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2011-01-25-14 Isolated absence of the septum pellucidum © Mazzocco www.TheFetus.net

Isolated absence of the septum pellucidum


Annibale Mazzocco MD*, Renzo Manara MD**, Antonella de Nardi MD***, Albana Cerekja MD PhD****.


*     Prenatal diagnosis and obstetrical US Service. Obstetrics and Gynecology Department. Montebelluna Hospital, Treviso, Italy.
**    Neuroradiology Unit, University Hospital, Padua, Italy.
***   Consultant geneticist. Obstetrics and Gynecology Department. Montebelluna Hospital. Treviso, Italy.
****  Ultrasound Division, ASL Roma B, Rome, Italy.


Introduction

The septum pellucidum is a thin vertical membrane that connects the corpus callosum to the columns of the fornix and separates the lateral ventricles. The septum has a right and left leaf, which are part of the medial hemispheric border.

The cavum septum pellucidum is reliably visible prenatally by ultrasonography and its size can be accurately quantified. In normal fetuses, the cavum septum pellucidum should always be visualized between 18 and 37 weeks and a biparietal diameter between 44 and 88 mm [1]. Failure to detect the cavum septum pellucidum within this time interval or increased size of the cavum may indicate abnormal cerebral development and requires further investigation.

Conversely, the absence of the cavum septum pellucidum on the ultrasound exam prior to 18 weeks, or later than 37 weeks, is considered a normal finding [1,2].

Absence of the cavum septum pellucidum

Absence of the cavum septum pellucidum is a rare abnormality often associated with other brain malformations

Incidence: 0.2 - 0.3: 10,000 people.

Associated anomalies: optic nerve hypoplasia, holoprosencephaly, septo-optic dysplasia, abnormalities of the corpus callosum, and Chiari II malformation, midline defects, schizencephaly.

Ultrasound findings: communicating square frontal horns and absent cavum septum pellucidum.
It maybe difficult to differentiate from the lobar holoprosencephaly, but in the case of the absence of the cavum:

  • Thalami and fornices are not fused
  • No pronounced ventriculomegaly
  • Normal appearance of the corpus callosum, columns of the fornix, anterior cerebral arteries and falx cerebri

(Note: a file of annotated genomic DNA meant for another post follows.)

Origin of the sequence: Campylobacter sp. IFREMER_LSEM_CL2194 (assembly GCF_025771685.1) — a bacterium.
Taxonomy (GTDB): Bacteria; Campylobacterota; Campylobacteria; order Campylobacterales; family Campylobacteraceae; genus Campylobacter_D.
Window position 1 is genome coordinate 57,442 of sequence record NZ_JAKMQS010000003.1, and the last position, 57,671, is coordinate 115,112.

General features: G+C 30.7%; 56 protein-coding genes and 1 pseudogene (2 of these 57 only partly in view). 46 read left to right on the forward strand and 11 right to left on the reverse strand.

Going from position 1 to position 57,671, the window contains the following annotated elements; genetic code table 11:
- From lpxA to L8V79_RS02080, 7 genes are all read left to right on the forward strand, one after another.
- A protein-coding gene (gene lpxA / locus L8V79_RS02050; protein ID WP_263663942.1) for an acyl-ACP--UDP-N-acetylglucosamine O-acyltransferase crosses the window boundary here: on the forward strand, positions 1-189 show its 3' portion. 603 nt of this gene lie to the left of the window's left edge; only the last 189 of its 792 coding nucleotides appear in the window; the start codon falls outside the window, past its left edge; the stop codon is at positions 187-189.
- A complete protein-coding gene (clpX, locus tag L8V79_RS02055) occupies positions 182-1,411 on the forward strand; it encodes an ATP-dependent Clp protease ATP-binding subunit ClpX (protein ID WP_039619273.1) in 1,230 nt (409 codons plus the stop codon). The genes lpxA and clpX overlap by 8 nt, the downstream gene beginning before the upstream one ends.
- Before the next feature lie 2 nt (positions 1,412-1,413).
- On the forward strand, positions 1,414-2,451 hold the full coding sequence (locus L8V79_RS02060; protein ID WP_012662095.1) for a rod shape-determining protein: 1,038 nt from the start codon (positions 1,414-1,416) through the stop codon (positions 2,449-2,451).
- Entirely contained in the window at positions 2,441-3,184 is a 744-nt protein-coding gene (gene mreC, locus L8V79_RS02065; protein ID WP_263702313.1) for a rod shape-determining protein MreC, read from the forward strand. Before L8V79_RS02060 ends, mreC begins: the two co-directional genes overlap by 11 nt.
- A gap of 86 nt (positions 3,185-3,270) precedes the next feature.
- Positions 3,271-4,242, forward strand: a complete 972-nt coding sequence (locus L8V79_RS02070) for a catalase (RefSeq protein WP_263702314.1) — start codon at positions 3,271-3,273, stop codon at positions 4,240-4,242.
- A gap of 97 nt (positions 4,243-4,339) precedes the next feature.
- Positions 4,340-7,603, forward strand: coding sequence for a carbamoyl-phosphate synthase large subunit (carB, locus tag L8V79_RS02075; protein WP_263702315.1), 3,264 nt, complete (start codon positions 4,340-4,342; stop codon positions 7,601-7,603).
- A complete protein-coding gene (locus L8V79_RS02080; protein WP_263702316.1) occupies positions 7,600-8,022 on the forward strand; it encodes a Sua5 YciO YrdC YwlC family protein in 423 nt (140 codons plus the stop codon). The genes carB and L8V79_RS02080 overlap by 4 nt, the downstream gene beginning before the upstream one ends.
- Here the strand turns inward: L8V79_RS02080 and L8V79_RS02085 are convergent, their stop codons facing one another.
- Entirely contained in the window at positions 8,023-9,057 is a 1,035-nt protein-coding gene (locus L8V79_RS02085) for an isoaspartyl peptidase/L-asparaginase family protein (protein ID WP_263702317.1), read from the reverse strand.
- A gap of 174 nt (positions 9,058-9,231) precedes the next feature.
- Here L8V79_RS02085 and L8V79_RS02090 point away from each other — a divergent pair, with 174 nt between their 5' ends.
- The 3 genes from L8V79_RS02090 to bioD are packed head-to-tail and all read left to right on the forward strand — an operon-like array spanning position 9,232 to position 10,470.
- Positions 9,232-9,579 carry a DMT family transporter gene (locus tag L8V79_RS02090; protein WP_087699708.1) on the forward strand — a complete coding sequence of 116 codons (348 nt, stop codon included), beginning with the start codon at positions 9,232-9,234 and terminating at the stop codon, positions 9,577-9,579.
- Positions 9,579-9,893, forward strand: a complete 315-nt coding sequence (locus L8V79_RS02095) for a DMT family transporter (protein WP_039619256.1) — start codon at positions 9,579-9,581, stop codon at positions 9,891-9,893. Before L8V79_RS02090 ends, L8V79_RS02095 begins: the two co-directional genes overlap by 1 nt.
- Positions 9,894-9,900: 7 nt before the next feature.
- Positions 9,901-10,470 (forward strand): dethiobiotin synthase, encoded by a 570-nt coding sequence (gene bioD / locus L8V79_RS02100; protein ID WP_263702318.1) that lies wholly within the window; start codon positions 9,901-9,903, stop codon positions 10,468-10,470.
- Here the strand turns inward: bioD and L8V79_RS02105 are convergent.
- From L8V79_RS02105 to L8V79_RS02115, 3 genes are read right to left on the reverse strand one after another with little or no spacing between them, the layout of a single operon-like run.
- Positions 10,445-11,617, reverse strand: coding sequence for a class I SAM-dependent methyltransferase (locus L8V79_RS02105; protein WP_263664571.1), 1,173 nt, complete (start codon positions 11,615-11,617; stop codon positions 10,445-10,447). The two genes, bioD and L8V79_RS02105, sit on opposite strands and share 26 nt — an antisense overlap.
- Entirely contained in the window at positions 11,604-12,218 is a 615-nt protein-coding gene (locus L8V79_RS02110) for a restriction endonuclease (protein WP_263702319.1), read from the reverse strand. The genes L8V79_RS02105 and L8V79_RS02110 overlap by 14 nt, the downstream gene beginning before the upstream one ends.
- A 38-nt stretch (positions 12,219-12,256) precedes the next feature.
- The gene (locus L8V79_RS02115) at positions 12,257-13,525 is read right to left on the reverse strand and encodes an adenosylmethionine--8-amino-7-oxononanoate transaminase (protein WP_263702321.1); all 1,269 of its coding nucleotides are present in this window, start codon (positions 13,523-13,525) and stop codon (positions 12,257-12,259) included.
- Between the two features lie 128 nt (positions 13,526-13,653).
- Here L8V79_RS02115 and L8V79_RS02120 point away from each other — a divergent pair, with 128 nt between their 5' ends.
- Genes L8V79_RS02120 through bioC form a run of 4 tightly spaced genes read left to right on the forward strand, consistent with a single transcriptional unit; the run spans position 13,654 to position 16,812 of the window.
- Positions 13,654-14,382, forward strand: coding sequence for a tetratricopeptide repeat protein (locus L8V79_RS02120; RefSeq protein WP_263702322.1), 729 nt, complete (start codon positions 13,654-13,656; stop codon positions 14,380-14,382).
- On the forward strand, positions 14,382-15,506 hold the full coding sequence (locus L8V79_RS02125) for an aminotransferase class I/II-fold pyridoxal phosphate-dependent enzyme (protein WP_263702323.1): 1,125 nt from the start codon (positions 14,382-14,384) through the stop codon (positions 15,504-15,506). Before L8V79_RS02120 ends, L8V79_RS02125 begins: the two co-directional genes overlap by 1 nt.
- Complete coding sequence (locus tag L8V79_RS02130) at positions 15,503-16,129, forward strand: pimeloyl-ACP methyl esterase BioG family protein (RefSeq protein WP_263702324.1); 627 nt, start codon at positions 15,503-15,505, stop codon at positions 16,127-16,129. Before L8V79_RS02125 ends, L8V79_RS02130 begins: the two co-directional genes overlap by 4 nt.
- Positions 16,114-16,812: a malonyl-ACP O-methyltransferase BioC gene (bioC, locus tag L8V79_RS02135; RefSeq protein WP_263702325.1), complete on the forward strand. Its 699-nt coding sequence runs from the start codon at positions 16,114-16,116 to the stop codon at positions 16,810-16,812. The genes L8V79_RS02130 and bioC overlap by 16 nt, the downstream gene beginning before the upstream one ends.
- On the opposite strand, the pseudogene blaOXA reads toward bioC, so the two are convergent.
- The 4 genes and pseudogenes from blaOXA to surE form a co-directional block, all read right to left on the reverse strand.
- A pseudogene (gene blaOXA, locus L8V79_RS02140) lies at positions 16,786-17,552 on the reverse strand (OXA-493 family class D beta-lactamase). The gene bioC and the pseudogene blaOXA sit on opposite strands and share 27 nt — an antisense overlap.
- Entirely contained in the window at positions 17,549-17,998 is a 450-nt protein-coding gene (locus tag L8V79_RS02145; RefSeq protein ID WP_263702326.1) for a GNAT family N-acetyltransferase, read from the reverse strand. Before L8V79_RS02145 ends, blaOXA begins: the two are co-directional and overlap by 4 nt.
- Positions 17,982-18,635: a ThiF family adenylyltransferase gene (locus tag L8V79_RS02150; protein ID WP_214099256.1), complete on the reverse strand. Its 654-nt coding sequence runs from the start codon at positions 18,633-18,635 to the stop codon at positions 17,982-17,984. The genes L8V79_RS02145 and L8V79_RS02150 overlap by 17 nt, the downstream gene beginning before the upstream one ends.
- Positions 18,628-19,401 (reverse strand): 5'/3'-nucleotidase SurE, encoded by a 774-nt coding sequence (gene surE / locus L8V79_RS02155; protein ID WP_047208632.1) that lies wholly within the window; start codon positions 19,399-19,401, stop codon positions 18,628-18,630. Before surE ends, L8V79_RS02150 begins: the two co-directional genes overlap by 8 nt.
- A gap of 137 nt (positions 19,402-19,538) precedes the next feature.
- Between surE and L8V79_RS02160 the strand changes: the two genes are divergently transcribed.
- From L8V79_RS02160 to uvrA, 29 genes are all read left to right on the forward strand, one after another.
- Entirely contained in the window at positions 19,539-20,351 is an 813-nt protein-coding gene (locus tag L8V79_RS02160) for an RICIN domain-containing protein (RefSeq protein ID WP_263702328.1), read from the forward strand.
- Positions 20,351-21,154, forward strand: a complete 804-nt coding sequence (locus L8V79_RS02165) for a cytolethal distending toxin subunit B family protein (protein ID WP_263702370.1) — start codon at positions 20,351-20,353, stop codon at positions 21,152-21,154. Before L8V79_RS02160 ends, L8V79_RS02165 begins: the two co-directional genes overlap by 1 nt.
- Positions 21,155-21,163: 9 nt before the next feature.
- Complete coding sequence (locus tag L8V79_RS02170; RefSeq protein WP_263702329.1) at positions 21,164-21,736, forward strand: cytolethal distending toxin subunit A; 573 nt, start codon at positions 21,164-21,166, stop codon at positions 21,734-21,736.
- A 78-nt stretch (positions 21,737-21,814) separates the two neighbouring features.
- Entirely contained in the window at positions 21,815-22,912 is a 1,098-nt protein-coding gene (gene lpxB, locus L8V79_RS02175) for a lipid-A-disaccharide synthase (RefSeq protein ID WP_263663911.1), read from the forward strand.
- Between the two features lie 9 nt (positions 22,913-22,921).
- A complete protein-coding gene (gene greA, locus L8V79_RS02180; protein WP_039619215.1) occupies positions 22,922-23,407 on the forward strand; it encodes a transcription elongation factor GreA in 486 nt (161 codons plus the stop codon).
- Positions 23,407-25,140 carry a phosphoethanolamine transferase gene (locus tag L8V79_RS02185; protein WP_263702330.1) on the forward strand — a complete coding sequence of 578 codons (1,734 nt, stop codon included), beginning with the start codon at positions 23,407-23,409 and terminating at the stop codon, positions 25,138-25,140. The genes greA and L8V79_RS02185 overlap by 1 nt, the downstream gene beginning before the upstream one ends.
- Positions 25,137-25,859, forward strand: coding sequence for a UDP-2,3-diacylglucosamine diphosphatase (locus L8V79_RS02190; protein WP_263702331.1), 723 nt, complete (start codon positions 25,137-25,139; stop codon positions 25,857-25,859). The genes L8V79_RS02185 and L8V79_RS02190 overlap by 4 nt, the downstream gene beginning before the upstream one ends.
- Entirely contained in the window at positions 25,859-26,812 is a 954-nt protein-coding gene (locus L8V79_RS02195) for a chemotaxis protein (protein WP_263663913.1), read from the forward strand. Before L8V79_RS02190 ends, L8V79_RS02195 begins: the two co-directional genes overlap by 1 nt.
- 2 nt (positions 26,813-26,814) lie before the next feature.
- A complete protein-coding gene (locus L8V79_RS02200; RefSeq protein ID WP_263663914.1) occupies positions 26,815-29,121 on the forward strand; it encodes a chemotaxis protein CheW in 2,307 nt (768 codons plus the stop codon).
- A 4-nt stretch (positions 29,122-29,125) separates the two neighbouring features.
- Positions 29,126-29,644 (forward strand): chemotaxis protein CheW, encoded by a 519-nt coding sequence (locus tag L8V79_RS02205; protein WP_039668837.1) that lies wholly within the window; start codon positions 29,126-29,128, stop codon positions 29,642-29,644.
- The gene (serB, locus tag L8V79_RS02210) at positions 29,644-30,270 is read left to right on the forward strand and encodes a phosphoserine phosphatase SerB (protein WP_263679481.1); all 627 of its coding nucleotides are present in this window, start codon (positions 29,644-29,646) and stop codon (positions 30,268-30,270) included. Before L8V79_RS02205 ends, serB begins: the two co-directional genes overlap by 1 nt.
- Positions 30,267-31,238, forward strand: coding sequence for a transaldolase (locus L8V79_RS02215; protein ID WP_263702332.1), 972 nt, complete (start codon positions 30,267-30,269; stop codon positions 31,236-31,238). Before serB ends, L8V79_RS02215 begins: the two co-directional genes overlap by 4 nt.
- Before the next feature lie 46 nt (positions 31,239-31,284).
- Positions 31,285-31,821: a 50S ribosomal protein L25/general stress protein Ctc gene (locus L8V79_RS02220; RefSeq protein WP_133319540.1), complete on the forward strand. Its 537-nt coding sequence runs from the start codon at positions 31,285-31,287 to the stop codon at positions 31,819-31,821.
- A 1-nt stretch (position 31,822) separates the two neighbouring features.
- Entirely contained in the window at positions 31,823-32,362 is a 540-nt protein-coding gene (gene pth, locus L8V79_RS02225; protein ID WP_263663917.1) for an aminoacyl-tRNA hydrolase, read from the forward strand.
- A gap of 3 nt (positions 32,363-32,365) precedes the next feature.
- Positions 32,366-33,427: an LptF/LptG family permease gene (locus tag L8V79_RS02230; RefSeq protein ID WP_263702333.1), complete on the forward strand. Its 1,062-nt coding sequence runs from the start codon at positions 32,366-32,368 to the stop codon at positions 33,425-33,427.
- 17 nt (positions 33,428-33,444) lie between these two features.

Absence of the cavum pellucidum, optic nerve hypoplasia and pituitary hypoplasia are present in septo-optic dysplasia. Fetal MRI is helpful to detect a hypoplastic optic nerve, schizencephaly or cortical dysplasia.
Pituitary hypoplasia resulting in hormone deficiency is found in 50-90% of affected patients and is usually diagnosed at a mean age of 4-5 years. Nevertheless, for differential diagnosis in utero, cordocentesis is useful to evaluate the fetal endocrine status evaluation [3,4,5,6].

Prognosis

The isolated septal agenesis has an unknown prognosis. The septal agenesis doesn't need to be always associated with other obvious anomalies which can be detected on prenatal ultrasound. It maybe associated with histological changes, cytoarchitectural changes which cannot usually be detected on ultrasound or MRI before 32 weeks of gestation or even after the delivery. This changes may have an affect on the neurodevelopmental process. Some cases of isolated septal agenesis reported coincidence with schizophrenia. The septal area is a part of the limbic system which plays a key role in the schizophrenia development [7].
The retrospectie multicentric study done on 17 affected children showed that 14 had a normal neurological development, 2 had language development delay and 3 had behavioral problems [8]. This study showed rather good prognosis.
It seems to be very important to follow-up the affected children after delivery and during their childhood to access their cognitive-behavioral outcomes.

Case report

This is a case of a 35-year-old patient, G2P1, with non-contributive personal or familial history. Her pregnancy was uneventful, she didn't report any drug use. Blood tests for HIV, TORCH, hepatitis B and C were all negative.